M A I N   N E W S

Custodial deaths fifth highest in Punjab: NHRC
Swati Sharma
Tribune News Service

Chandigarh, March 21
It seems that the custodians of law are sleeping over the number of custodial deaths. If we go by the figures revealed by the National Human Rights Commission in their annual report recently, it clearly show that the men in khaki have not been able to keep a tab on the rising number of deaths in custody.

Uttar Pradesh tops the list of custodial deaths as per the latest NHRC figures. Surprisingly, out of the 277 custodial deaths in the state, 18 were in police custody while 259 in judicial custody. And this is despite the fact that when an accused is in judicial custody of the police, he cannot be interrogated.

And UP is not the only state where the number deaths in judicial custody are high. In almost every state, number of deaths in the judicial custody are higher than those in the police custody.

However, according to police officials, a large number of deaths in custody are natural deaths and the officials concerned cannot be held guilty for it.

Considering the data from 2000 to 2004, the count of custodial deaths has almost doubled in these four years. Bihar, Maharashtra and Andhra Pradesh follow UP in this dubious distinction. Punjab ranks fifth in terms of custodial deaths with the minimal death rate of 2.04 in 2003.

Though the death count in AP is noticeably low, the death rate in this state is very high which is as high as 8.9 in 2003-04 and it is followed by Maharashtra.

The Punjab State Human Rights Commission (PSHRC) had recently directed the Punjab government to give compensation of Rs 2 lakh to the family Jaswant Singh, an inmate who died in custody. The commission revealed that the inmate died due to consumption of a poisonous substance and thus the state was held responsible his death.

According to the chairperson of the PSHRC, Justice R.S. Mongia: “One of the reasons for death of an inmate is poor facilities in the jail. The medical facilities in jails are not sufficient leading to deterioration of their health. The inmates may also get frustrated and tend to commit suicide also.” Overall, there were 1,591 deaths of inmates in judicial custody while 139 died in police custody.



Meanwhile, varsity status for Phillaur police academy
Sanjeev Singh Bariana
Tribune News Service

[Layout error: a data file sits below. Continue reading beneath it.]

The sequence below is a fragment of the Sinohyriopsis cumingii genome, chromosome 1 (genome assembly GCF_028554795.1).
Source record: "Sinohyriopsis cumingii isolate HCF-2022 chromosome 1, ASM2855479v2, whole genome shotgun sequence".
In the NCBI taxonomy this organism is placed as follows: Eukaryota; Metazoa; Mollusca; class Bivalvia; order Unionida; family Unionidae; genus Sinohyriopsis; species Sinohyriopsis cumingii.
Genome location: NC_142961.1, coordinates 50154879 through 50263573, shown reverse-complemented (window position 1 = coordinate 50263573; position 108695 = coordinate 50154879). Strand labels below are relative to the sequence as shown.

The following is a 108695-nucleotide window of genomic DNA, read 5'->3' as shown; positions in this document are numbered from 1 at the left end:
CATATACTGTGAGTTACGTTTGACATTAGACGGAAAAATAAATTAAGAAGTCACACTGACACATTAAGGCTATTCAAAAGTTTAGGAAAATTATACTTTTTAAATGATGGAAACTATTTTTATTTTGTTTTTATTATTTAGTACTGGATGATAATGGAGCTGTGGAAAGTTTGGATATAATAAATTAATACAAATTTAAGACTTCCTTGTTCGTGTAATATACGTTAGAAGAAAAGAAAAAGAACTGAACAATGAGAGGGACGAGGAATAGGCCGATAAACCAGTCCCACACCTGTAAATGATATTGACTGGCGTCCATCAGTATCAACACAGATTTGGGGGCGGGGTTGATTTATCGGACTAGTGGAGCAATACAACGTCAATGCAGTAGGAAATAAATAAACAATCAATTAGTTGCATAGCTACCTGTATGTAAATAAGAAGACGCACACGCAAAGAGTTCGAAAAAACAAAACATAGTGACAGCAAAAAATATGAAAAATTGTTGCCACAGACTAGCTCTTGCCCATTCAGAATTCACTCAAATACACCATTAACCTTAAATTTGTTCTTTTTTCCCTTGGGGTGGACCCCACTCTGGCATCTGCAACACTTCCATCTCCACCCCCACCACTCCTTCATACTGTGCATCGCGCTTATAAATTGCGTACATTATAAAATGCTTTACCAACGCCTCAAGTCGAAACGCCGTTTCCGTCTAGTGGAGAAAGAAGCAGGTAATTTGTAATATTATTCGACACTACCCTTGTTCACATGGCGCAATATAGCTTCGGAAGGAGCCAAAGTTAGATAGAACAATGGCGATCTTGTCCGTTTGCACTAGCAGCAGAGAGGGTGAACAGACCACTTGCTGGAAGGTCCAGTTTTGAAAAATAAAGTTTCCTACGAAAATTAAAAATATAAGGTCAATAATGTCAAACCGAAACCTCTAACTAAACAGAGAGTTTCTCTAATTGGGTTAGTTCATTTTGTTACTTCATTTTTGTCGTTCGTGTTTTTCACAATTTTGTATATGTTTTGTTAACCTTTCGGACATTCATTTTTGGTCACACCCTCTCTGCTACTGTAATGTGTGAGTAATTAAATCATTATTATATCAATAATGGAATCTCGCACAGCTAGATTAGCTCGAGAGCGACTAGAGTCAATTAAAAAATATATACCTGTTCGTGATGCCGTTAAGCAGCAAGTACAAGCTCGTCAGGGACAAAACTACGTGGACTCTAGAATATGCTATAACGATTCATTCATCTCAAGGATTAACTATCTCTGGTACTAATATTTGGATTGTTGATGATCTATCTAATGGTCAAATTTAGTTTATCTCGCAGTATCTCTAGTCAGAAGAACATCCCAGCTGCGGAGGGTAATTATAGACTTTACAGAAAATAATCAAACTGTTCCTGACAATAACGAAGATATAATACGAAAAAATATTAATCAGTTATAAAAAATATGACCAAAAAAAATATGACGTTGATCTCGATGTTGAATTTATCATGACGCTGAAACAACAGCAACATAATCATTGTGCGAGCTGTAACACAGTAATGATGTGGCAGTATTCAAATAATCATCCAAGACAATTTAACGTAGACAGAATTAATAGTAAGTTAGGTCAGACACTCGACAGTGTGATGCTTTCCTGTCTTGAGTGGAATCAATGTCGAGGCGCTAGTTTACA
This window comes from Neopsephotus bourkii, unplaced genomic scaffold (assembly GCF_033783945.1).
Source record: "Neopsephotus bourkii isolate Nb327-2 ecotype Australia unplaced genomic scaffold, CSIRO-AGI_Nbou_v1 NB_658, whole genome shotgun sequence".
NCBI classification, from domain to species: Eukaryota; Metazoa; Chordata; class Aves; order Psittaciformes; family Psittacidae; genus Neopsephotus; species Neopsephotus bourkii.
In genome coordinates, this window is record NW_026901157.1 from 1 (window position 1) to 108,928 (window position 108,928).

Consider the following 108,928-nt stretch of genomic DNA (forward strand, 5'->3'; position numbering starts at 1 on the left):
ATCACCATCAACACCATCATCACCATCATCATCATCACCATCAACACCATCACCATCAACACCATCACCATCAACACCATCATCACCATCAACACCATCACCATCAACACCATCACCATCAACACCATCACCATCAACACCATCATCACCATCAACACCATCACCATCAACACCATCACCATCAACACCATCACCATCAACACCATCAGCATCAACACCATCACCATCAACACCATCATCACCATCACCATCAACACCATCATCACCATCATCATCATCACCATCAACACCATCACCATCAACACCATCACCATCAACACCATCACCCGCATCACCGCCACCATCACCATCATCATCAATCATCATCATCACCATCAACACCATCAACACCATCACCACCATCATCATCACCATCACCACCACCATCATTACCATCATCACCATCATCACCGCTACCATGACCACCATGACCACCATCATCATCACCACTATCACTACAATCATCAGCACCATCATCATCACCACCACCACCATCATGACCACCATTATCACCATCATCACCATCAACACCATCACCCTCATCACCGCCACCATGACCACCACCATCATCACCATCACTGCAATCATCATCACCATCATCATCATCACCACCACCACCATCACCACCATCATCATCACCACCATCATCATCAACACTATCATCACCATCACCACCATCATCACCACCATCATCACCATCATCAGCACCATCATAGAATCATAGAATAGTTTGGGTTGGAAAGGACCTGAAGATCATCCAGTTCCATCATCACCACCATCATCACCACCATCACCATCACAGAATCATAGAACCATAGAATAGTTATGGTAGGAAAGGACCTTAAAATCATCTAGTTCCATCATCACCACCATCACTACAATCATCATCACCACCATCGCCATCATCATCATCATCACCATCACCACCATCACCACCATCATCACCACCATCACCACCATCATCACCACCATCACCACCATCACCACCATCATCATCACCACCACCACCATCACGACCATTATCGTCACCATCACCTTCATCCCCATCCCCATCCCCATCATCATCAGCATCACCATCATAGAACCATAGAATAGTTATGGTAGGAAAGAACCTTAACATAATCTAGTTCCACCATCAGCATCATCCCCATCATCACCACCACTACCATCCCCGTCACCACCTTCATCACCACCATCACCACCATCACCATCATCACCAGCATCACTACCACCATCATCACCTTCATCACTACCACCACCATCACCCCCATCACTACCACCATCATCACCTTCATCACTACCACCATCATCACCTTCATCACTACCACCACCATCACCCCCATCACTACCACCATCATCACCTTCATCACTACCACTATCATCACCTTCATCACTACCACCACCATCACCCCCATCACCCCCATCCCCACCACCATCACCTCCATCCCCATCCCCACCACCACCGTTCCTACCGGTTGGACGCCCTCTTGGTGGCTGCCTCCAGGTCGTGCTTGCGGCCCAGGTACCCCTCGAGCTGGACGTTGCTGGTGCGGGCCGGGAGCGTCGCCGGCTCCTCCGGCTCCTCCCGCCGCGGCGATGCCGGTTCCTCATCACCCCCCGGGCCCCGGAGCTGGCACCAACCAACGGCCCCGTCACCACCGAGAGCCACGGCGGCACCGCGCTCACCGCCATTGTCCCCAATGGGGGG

Phillaur, March 21
Chief Minister Parkash Singh Badal today announced that local Maharaja Ranjit Singh Punjab Police Academy would be accorded the status of state university, which would be the first university for police training in the country. He asked director of the PPA R.S. Gill to submit a proposal in this connection within 15 days.

Addressing the passing-out parade of the academy, the Chief Minister said: “After quickly working out the project implementation details with the home secretary, finance secretary and the DGP, the state will have the university functional within three months. You people should immediately work out the course contents.”

Explaining details later, it was pointed out that the need for a university status for the academy was felt to create independent work standards. At the moment, the academy is associated with Guru Nanak Dev University and “there is a vast difference in the academic requirements of a university when put to practical use on ground of a police training academy”.

Badal asked DGP N.P.S. Aulakh to put in place the implementation of the once-a-week holiday for the police personnel in the state. He said he had dwelt upon the subject and would ask the authorities to implement the order at the earliest. He said the state had decided to appoint 21 law officers, process for which had already been initiated.

Gill, in his speech earlier, pointed out that the academy had only two law officers against a required strength of 32.

Badal announced that a sum of Rs 2 crore would be released in April for various developmental activities on the campus.

Responding to the demand about the academy school needing care, the Chief Minister announced Rs 25 lakh out of the state education fund or his discretionary fund, whichever was possible.

Gill said 2,345 trainees of different ranks from Bhutan, Maldives, Chandigarh and Special Security Bureau completed their training. Yeshay T. Phuntsho from Bhutan was adjudged the best cadet. Choki Phuntsho, from Burma, was the all-round second.



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